The types of avalanche to be aware of, the warnings that the weather can give, tips from Mountain Rescue on risk avoidance and what to do in the worst case scenario
Avalanches occur when the force of gravity on a body of snow becomes sufficient to trigger the snow to move, at speed, downhill. Scotland sees more snowfall than the rest of the UK and, as such, the most avalanches (237 in 2015) but they’ve also been known to occur in England and Wales too. Any hillwalker venturing out into the snowy hills needs to be aware that avalanches are possible, and to have an understanding of the circumstances in which there is the greatest risk. This is a complex topic and we are only able to give some basic information here. We’d thoroughly recommend you take the time to read up around avalanches (see references at the end of the article) and, ideally, attend a training course.
Types of avalanche
The two main categories of avalanche are powder and slab are:
Powder avalanches (top image on right) occur during periods of heavy snow fall on still days or days with only light wind. As such, they are relatively unusual in the UK, but the greatest risk of them occurring is during snowfall or soon afterwards, before the snow has had the opportunity to go through a cycle of thawing and freezing.
Slab avalanches (bottom image on right) are the most common in this country. They occur when an area of snow breaks off from the snowpack. Snow builds up in layers, and there may be weakness in the lower layers which can cause upper layers to become detached. This is often triggered by human activity but could also be caused by climatic changes or build-up of snow. Slab avalanches occur most frequently on slopes of between 30 and 45 degrees, and are more common on convex slopes than concave ones. Risk is usually lower on ridges, and there is usually less danger on some slope aspects (compass direction) than on others. Information on this is available daily in winter from the Scottish Avalanche Information Service.
Changes of weather can disrupt the snowpack, leading to potential avalanche conditions.
Intense snowfall will cause instability on the snowpack. Watch out particularly for more than 30cm continuous build-up, or more than 2cm in the course of an hour.
Heavy rain can also destabilise the snowpack, causing wet snow avalanches.
Sudden temperature rises can cause thawing, making the snow denser and wetter.
Strong winds can deposit snow on lee (downwind) slopes.
Cornices and raised footprints are often signs that strong winds have occurred recently.
Cornices are overhanging masses of snow at the edges of mountain ridges and gullies, formed by a horizontal build-up of snow. Many avalanches are triggered by the collapse of a cornice so be aware when walking above, or underneath them – particularly during or immediately after snowstorms or heavy winds or during sudden temperature rises. The illustration above from the Mountain Training guide to Winter Skills illustrates how far back the break-off point of a cornice could be.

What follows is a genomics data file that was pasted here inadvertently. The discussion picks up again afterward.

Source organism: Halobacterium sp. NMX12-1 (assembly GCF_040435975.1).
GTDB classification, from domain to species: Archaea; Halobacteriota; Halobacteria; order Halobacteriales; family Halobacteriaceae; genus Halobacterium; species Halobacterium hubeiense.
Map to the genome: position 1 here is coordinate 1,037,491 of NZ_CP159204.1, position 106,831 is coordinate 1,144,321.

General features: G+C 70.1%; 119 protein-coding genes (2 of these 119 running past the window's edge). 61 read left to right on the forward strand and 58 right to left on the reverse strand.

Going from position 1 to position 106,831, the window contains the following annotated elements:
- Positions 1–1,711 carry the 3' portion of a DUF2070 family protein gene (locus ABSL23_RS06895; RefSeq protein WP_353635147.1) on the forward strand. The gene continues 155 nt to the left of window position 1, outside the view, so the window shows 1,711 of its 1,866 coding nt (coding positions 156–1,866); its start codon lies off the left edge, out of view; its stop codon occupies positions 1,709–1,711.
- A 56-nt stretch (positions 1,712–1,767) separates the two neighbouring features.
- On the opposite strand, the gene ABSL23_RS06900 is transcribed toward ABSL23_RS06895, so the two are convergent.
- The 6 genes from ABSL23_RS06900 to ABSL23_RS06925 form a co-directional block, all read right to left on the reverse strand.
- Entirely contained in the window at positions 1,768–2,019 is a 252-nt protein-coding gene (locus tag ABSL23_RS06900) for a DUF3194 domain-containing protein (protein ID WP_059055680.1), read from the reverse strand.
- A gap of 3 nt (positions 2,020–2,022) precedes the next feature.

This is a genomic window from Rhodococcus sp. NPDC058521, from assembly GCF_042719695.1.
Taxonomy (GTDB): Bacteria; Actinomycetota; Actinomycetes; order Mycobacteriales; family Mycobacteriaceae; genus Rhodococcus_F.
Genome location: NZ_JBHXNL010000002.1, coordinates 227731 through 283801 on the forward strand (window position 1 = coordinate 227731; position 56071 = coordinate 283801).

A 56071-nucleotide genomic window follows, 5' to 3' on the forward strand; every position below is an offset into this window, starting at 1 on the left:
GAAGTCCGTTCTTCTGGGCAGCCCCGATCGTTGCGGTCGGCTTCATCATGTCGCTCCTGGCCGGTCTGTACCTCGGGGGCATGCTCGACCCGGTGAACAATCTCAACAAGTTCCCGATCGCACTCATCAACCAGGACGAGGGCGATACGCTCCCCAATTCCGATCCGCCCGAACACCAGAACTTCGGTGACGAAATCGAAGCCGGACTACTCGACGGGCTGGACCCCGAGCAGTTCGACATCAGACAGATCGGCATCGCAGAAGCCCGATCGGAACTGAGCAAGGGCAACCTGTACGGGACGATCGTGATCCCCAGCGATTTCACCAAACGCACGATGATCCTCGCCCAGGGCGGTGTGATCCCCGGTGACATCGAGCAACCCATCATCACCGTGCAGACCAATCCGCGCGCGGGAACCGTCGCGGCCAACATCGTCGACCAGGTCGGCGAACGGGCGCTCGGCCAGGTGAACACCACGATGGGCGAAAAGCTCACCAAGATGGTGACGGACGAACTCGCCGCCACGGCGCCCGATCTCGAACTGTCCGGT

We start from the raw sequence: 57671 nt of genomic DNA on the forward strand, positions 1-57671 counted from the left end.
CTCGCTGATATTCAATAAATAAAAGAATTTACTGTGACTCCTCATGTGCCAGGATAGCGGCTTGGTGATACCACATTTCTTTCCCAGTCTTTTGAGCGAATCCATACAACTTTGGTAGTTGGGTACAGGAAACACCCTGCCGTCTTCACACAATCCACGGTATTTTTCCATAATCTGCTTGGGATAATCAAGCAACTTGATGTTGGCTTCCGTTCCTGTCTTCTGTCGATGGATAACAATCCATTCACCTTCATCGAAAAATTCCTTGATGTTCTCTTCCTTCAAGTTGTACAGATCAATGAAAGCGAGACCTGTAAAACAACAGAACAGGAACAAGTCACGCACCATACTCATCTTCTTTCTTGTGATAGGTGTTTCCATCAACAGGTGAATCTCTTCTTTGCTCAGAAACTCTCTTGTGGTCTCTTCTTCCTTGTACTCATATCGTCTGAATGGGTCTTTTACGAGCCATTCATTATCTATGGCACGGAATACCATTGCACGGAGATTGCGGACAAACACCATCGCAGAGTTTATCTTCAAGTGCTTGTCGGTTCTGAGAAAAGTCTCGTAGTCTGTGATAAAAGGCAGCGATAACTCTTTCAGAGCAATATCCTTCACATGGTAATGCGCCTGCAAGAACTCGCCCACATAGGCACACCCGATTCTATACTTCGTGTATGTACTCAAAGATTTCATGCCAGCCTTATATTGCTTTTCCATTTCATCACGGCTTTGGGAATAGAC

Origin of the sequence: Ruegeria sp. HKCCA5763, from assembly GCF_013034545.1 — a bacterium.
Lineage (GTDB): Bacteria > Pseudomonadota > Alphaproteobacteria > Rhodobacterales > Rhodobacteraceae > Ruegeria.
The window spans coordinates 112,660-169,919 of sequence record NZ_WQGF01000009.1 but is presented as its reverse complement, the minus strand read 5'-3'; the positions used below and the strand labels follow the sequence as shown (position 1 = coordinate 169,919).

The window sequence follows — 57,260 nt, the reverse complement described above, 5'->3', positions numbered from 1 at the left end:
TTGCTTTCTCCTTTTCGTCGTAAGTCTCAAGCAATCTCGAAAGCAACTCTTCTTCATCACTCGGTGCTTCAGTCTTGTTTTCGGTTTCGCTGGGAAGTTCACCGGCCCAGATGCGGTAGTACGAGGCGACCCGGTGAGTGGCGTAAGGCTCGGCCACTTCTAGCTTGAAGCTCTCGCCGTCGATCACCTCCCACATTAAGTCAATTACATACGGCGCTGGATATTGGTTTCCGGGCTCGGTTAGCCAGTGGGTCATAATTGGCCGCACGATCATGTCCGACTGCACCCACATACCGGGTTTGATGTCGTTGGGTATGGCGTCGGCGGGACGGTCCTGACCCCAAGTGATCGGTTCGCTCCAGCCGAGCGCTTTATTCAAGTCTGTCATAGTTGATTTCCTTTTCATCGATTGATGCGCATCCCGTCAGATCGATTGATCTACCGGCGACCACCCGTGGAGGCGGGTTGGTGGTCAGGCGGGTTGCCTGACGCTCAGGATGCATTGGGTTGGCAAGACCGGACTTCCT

A mountain rescue perspective
“South of the border it can be easy to underestimate the risks of avalanche,” says Mike Margeson, Operations Lead of Mountain Rescue England and Wales. “While we do not have anything like the same severity of hazard as Scotland, our mountains in winter conditions can still present serious avalanche risk and people need to be aware. It often shocks people to know that 90% of avalanche victims trigger their own avalanche.” Mike’s top tips for avoiding potential avalanche situations are:
Seek local sources of information on the present conditions before departing. Be particularly aware of any notorious terrain traps and ‘black spots’, such as the central gully on Great End.
Don’t just read the day’s forecast but the day before as well. Consider the wind direction and any temperature changes. It does not have to have been snowing for the last few days.
If it has been windy, blown snow can accumulate on slopes and become dangerous.
Unstable wind slab accumulates on lee slopes. Ensure that your planned route takes account of the hazard.
If you intend to climb an easy gully or slope, consider what condition the cornices and upper slope above your route might be in.
Snow that feels ‘squeaky’; snow that creaks or cracks; and seeing evidence of avalanche debris are all clear signs of dangerous conditions. Change your route or leave it to another day.
Just because somebody else has crossed a slope does not mean it is safe for you to do so.
Avoid convexities of slope (upward bulges) where snow layers are under tension. Be aware of people above you on a slope or climb – whatever they loosen may be heading for you.
Remember that the bravest decision can often be to turn back or alter your route and save that winter route for a safer day.